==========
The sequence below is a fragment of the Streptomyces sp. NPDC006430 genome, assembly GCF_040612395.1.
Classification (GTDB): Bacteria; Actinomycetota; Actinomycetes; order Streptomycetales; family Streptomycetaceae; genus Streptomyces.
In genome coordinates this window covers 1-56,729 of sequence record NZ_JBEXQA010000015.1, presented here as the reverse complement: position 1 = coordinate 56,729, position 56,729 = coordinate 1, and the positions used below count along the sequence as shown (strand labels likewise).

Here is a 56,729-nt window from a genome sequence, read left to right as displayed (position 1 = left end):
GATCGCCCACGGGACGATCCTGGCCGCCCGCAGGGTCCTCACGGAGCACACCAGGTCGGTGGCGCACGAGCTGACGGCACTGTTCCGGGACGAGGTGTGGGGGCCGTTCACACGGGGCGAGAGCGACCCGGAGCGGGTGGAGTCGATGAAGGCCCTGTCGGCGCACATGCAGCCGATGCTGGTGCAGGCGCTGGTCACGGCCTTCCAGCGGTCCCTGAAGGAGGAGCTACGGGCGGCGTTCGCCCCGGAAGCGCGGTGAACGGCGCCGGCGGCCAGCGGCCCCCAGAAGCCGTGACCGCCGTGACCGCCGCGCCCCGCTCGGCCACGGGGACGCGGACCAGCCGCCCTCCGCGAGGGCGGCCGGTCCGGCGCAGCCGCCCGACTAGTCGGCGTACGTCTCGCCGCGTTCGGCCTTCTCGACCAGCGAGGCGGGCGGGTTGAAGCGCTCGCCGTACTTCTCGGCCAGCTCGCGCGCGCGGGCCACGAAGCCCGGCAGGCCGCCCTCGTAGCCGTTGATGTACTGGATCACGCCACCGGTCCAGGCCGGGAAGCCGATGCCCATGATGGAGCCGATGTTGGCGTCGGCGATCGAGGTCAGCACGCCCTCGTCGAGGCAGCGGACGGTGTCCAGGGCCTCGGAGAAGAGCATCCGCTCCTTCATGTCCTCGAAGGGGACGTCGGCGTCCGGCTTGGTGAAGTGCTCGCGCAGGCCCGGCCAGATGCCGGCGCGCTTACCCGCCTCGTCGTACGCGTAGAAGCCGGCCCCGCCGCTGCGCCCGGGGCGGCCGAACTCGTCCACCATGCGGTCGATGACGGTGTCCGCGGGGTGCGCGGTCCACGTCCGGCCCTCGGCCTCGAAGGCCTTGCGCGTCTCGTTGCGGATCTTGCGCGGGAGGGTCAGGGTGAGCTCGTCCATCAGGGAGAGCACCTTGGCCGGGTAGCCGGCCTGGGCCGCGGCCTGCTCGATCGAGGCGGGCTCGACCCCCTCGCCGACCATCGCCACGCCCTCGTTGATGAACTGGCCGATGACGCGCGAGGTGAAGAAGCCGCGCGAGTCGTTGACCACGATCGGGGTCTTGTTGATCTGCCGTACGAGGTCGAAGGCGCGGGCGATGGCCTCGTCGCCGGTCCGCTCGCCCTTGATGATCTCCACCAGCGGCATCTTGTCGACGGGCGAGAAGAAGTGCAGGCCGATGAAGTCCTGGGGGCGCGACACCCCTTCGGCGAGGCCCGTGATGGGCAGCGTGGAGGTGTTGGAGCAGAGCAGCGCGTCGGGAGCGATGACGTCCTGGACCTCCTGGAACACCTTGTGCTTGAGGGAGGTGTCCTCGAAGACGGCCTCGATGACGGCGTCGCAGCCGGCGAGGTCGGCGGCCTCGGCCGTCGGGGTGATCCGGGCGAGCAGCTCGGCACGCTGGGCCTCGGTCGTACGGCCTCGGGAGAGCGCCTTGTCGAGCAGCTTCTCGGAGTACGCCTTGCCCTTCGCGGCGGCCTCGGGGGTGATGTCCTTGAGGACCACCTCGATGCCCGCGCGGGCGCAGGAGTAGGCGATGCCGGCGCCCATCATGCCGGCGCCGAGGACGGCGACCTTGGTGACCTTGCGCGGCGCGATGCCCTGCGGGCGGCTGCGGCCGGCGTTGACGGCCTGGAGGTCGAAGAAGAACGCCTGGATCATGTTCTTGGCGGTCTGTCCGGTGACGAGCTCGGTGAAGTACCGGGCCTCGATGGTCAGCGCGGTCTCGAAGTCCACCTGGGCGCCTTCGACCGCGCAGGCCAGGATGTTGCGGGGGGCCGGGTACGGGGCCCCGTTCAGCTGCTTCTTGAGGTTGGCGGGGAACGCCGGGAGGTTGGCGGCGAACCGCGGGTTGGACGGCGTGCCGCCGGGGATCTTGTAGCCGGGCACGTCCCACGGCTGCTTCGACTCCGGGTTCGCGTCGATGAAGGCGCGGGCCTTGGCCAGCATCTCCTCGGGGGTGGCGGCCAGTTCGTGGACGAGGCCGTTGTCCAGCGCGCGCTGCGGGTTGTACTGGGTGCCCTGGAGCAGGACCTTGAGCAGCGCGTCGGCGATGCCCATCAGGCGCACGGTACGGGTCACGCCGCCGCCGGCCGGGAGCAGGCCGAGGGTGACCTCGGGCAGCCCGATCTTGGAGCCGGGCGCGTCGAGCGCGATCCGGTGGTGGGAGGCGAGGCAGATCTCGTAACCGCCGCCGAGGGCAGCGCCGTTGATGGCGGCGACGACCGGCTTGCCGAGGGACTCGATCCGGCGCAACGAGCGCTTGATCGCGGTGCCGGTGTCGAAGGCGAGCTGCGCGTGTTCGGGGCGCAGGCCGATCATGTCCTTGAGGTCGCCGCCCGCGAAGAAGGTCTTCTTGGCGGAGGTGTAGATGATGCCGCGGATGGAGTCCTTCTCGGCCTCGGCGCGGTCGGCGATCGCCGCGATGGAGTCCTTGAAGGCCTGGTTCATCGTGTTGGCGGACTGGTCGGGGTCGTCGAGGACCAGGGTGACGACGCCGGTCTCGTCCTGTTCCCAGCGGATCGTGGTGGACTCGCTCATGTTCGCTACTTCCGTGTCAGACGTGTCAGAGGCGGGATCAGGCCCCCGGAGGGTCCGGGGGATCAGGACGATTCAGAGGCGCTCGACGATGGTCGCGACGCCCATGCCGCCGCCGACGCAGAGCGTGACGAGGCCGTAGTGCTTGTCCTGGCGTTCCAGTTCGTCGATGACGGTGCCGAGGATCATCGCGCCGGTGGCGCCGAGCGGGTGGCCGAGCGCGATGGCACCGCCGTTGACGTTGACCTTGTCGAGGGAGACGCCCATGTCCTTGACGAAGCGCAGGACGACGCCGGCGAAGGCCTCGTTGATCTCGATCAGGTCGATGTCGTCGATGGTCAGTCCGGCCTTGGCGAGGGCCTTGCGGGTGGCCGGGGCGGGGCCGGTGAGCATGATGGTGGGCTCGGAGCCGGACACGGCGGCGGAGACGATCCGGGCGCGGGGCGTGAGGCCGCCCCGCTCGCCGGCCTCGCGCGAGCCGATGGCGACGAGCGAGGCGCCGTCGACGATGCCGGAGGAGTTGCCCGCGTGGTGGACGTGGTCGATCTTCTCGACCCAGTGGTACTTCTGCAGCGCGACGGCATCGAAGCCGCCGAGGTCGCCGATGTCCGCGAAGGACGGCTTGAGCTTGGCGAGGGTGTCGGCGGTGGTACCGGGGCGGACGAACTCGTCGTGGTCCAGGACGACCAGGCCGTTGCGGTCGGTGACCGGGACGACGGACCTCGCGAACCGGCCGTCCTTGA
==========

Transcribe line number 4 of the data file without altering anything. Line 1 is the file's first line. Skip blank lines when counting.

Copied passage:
Here is a 56,729-nt window from a genome sequence, read left to right as displayed (position 1 = left end):